The Open Adoption Roundtable is a series of occasional writing prompts about open adoption. It’s designed to showcase of the diversity of thought and experience in the open adoption community. We’re up to Open Adoption Roundtable #25.
Has open adoption ever felt like too much? Have you ever wanted to walk away?
I imagined open adoption with a birthmother who, after she placed her child, got her life back together, got an education, and really took the lemons and made lemonade. This is not at all what happened.
There have been many times that I’ve just been tired of it all. For a long time, S only called when she needed help. I’m not very good at handling her poor choices. I’m worried sick about the children she’s parenting, as they’re not in a safe place. I often wonder if I’m going to get a call from S’s mom that S or one of the children is seriously hurt, or worse.
I hate sitting here and not being able to do a damn thing about any of it.
But for all that I might want to walk away, I won’t. Open adoption isn’t supposed to be easy for the adoptive parents. It’s just supposed to be better for the child. Jack was able to call S’s mom and ask about his older brother’s teeth. He knows that he has siblings and a cousin. You should have seen how happy Jack was to hear S’s mom, his aunt, and his cousin all sing “Happy Birthday” to him on our answering machine. And it meant a lot to all of us that they called, and that S called.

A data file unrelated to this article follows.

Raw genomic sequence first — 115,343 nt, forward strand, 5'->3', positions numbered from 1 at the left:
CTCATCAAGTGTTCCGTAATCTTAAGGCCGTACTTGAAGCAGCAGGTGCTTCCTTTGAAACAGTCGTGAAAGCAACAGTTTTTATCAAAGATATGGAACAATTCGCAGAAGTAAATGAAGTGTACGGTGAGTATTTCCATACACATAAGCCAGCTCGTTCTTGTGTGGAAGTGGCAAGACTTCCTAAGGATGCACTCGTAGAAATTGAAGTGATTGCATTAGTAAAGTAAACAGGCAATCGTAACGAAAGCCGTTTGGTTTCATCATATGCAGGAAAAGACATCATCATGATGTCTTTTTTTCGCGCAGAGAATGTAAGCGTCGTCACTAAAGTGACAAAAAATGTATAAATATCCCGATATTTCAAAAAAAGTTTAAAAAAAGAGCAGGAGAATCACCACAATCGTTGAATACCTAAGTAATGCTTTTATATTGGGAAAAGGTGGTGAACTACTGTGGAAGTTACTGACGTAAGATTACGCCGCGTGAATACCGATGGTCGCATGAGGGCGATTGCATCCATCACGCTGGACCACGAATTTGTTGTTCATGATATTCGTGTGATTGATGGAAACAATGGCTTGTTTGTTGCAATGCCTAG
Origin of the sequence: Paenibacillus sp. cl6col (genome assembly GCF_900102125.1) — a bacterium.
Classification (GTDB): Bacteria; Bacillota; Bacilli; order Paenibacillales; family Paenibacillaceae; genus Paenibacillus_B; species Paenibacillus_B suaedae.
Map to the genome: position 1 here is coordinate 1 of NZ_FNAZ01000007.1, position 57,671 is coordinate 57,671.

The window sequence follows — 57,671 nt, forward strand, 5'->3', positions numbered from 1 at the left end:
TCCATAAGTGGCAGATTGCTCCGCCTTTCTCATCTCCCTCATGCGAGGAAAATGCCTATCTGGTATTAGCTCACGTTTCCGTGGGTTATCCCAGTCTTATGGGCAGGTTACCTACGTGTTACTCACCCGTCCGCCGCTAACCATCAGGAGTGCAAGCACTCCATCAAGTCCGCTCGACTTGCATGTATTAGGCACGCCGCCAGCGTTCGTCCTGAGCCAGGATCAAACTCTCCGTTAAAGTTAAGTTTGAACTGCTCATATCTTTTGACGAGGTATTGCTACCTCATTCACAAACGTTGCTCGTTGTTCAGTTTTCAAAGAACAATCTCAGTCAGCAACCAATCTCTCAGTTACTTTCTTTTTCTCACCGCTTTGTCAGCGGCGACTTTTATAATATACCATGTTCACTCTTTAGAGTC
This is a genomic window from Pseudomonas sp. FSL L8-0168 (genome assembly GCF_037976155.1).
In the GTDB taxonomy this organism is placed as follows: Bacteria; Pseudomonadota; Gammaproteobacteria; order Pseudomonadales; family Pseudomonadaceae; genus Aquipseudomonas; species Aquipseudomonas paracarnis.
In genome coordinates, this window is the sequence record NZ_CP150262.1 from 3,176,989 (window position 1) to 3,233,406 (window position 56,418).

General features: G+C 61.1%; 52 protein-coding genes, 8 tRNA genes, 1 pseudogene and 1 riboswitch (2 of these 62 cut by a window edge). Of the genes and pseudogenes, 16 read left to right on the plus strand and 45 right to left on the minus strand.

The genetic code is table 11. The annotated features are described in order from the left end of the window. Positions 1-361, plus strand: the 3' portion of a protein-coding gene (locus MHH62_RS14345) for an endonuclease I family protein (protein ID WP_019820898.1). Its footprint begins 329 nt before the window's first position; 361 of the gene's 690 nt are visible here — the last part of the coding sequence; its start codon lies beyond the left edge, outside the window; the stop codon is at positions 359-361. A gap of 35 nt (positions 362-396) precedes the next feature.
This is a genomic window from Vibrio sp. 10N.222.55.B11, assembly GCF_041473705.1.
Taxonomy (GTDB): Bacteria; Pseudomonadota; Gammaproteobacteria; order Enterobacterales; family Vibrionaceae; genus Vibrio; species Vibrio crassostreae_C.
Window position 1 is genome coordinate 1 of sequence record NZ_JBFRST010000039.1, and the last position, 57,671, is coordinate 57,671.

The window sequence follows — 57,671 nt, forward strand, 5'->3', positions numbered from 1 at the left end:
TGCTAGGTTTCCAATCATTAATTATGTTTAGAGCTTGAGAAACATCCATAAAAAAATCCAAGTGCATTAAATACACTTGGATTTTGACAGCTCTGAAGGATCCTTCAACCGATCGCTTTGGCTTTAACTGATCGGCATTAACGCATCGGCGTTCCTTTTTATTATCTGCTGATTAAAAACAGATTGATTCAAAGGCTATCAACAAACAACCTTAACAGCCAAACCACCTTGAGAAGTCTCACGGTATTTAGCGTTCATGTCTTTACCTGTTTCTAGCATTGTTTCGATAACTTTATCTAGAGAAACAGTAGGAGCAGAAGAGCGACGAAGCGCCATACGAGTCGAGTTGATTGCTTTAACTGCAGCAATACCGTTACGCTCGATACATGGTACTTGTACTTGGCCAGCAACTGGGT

One friend, who has no connection to adoption, declared that she just couldn’t do an open adoption. I’ve had another friend recommend closing it because it’s too stressful for us. It would be less stressful if S made better choices, but I can’t make that happen. I know that contact with S is important to Jack. I know it’s going to be more important when he becomes an adult, if today’s adult adoptees are any indication.
I probably don’t have to worry as much as I do. I love S, and I want her to have a better life. I want Jack’s siblings to have the life he has (but that’s another post). I want them to be safe. So I worry. And I won’t walk away.